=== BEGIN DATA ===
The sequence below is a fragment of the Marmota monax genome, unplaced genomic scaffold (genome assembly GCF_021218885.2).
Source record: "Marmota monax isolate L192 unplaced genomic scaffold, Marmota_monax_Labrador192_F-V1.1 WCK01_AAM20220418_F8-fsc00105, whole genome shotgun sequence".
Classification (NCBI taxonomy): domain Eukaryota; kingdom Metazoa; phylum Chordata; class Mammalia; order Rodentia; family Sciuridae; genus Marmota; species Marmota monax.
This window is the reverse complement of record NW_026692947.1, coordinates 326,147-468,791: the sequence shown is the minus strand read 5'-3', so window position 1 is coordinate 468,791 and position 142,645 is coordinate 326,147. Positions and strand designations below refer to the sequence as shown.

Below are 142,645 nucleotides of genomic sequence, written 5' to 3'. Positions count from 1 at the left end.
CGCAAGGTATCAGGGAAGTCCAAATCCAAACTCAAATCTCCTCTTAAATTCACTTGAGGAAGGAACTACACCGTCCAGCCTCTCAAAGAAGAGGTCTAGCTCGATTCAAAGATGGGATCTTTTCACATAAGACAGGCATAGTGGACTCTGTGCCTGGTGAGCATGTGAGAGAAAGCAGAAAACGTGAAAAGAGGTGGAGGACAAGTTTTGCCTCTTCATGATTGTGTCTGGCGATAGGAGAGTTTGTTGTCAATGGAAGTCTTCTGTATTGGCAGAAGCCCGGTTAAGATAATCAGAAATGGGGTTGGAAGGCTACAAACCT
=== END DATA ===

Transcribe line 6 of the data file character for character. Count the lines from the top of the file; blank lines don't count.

CGCAAGGTATCAGGGAAGTCCAAATCCAAACTCAAATCTCCTCTTAAATTCACTTGAGGAAGGAACTACACCGTCCAGCCTCTCAAAGAAGAGGTCTAGCTCGATTCAAAGATGGGATCTTTTCACATAAGACAGGCATAGTGGACTCTGTGCCTGGTGAGCATGTGAGAGAAAGCAGAAAACGTGAAAAGAGGTGGAGGACAAGTTTTGCCTCTTCATGATTGTGTCTGGCGATAGGAGAGTTTGTTGTCAATGGAAGTCTTCTGTATTGGCAGAAGCCCGGTTAAGATAATCAGAAATGGGGTTGGAAGGCTACAAACCT